After learning about the role the Chief District Officer (CDO) plays when it comes to child labor in the district during my visit with Society Welfare Association Nepal (SWAN), I decided to pay the CDO of Dang district a visit. The CDO is the highest-level government official in a district, similar to a state’s governor in the USA, and it is his/her duty to monitor for cases of child labor, organize raid and rescue missions when child laborers are discovered and hold people who violate child labor laws within the district accountable under the child labor laws. Unfortunately, according to SWAN, the CDO often falls short of fulfilling these particular aspects of the job description.
Rabi Lal Panth, CDO of Dang, had been appointed as the CDO approximately two months prior to my meeting with him. There is no set term in office for CDOs, some serve only one or two months at their post, others two or three years at their discretion. Among their duties the CDO chairs a committee whose sole duty is to monitor the district for child laborers and organize raid and rescue missions if there are any reports of child labor in the district. The committee is composed of members of the district government and heads of NGOs in the district, like SWAN, which also deal with child labor. According to the CDO however, there is no budget available for this committee so they haven’t held meetings for at least six months. Despite the lack of monitoring within the district on behalf of the government the CDO insists there are no child laborers in Dang, a claim, which I have seen with my own eyes, that is blatantly false.
Rabi Lal Panth, Dang district CDO
The CDO bases this bold claim on the fact that in February of this year the previous CDO organized a raid and rescue after being presented with evidence of child labor by SWAN and Friends of Needy Children (FNC – another NGO based in Kathmandu that helps child laborers). The only time the CDO takes action on violations of the child labor laws is when a NGOs or prominent individuals present them with evidence of violations. This is a serious flaw in the way child labor laws are implemented leaving many vulnerable children unprotected as unfortunately the NGOs I’ve spoken with so far have limited budgets and cannot possibly monitor all districts on behalf of the absentee government officials.
Case files of the 19 rescued children during February’s raid and rescue.
During the raid in February nineteen child laborers were rescued and removed from their employers homes. The CDO then set a date and time for each of the perpetrators to appear at the CDOs office to have their case heard and punishment decided by the CDO. According to Nepal’s child labor laws violations of the child labor law must be reported to the Labor Office, or in areas without a Labor Office to the CDO, instead of going to court. Cases involving child labor only go to court if either party is dissatisfied with the CDO’s ruling or if there is an additional law(s) being violated, such as the child was physically or sexually abused by their employer. In the case of the latter the case will be tried as an assault or rape case in the court and not also as a child labor case. The CDO assures me the system is set up this way to benefit the child as court cases are quite lengthy and they don’t want the child to suffer any further.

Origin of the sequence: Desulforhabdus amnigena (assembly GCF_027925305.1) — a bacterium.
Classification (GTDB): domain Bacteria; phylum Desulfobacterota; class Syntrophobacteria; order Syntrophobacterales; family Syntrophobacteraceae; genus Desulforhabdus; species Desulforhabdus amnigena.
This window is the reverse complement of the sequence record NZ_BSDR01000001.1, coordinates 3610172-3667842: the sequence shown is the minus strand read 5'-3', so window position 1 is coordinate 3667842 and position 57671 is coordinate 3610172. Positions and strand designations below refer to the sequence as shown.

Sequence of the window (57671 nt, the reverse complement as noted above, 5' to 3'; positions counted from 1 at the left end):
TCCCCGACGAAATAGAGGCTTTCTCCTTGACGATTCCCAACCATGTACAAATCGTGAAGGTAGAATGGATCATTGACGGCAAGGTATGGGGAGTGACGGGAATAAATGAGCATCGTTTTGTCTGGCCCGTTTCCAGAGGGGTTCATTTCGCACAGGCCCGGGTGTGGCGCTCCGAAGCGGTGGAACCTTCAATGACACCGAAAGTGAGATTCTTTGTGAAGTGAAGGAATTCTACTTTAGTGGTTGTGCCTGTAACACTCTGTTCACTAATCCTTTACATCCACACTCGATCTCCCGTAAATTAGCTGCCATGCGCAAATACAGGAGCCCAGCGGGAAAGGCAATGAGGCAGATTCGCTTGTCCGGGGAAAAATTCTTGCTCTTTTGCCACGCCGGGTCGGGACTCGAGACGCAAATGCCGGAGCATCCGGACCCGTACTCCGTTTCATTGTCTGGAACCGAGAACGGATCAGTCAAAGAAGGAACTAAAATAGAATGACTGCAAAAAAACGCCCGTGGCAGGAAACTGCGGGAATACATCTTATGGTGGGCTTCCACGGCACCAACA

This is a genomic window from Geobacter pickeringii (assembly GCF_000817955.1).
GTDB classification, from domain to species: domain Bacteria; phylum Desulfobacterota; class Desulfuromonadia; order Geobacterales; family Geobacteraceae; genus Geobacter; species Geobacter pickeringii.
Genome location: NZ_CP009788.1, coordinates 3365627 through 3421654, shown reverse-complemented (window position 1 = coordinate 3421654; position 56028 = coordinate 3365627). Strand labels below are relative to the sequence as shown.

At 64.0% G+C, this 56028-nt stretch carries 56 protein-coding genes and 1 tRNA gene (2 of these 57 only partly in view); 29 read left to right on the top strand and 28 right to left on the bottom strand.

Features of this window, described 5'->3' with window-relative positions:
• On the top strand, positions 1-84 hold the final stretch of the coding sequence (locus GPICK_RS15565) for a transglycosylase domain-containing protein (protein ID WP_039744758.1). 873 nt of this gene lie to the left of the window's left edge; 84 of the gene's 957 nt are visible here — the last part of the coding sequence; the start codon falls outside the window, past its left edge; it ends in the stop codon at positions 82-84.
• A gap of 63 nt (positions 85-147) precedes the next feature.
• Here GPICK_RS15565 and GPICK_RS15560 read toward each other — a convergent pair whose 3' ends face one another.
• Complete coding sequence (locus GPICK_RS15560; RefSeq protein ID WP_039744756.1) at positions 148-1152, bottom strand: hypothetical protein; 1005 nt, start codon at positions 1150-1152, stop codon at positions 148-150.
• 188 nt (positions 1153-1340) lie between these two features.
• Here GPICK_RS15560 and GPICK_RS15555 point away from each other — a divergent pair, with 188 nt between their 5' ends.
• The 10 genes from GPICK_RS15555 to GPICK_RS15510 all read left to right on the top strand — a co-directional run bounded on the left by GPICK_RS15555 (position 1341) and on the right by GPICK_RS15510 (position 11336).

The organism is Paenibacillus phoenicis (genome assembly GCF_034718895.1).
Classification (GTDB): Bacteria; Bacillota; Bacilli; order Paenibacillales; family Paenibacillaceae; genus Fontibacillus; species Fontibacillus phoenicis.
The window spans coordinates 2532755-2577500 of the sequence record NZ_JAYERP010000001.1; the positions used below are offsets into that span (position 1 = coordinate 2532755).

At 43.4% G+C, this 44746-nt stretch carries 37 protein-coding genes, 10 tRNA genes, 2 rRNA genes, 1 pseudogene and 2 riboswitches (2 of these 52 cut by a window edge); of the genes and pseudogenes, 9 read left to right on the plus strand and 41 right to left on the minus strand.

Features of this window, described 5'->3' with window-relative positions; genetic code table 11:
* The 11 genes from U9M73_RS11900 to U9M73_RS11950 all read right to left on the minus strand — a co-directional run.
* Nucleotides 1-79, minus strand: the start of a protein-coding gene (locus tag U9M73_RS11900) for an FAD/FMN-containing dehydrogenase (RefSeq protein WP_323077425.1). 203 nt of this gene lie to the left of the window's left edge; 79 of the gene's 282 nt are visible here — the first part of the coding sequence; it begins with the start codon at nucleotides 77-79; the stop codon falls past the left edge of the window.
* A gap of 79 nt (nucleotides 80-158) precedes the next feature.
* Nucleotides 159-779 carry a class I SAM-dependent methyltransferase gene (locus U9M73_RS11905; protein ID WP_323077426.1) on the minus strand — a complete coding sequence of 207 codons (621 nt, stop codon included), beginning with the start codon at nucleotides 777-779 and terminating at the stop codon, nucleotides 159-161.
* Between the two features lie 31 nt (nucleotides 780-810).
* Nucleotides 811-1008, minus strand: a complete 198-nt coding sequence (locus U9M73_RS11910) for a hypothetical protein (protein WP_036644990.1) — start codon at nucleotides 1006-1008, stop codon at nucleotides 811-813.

The extant child labor laws in Nepal require that first time offenders pay a fine of 1,000 – 50,000 Rupees and/or imprisonment for 15 days – 1 year depending on the severity of the case and repeat offenders will have their punishments doubled for each subsequent offense. In this particular case each of the nineteen people found to be employing child laborers were first time offenders and fined 2,500 – 3,000 Rupees (approximately $25 – 30 USD), a small amount to wealthy landowners, and sign an agreement promising they will never employ children ever again. The CDO was quite proud of this raid, though it seems like yet another example of how the government isn’t doing its part to adequately protect vulnerable children and allowing those who violate the child labor laws to escape with just a slap on the wrist. When I asked how the CDO handles cases of repeat offenders the CDO assured me that there had not been any recidivism within the district as those who are caught employing children are so ashamed by what they’ve done that they will never do it again, to me at least this was a bit hard to swallow.
Photo above is a news clipping of the rescued children from the February raid on display in the CDO’s office. As you can see from the photo below there remains a lot of room for further action.
Though this meeting with the CDO was a bit disheartening, witnessing the inefficient/insufficient way the government is implementing child labor laws, I tried to take heart in the fact that at least 19 child laborers were rescued. It is unclear however if these children received any support from the government after they were rescued or if they were simply returned to their families and the same circumstances that led them to seek employment in the first place. I’ve heard too many stories during my time here of children rescued by the government or various NGOs who return to work after they’ve been rescued, as their families are too poor to take care of them. Without adequate support for these children they are doomed to return to work and continue to be exploited.
This is truly a daunting and complex issue that will require a comprehensive approach to tackle. As I learn more about this issue and context here in Nepal I hope to gain a better understanding of what exactly that might entail and how BASE can most effectively continue their efforts to end child labor going forward.
Posted By Emily MacDonald
Posted Jul 30th, 2013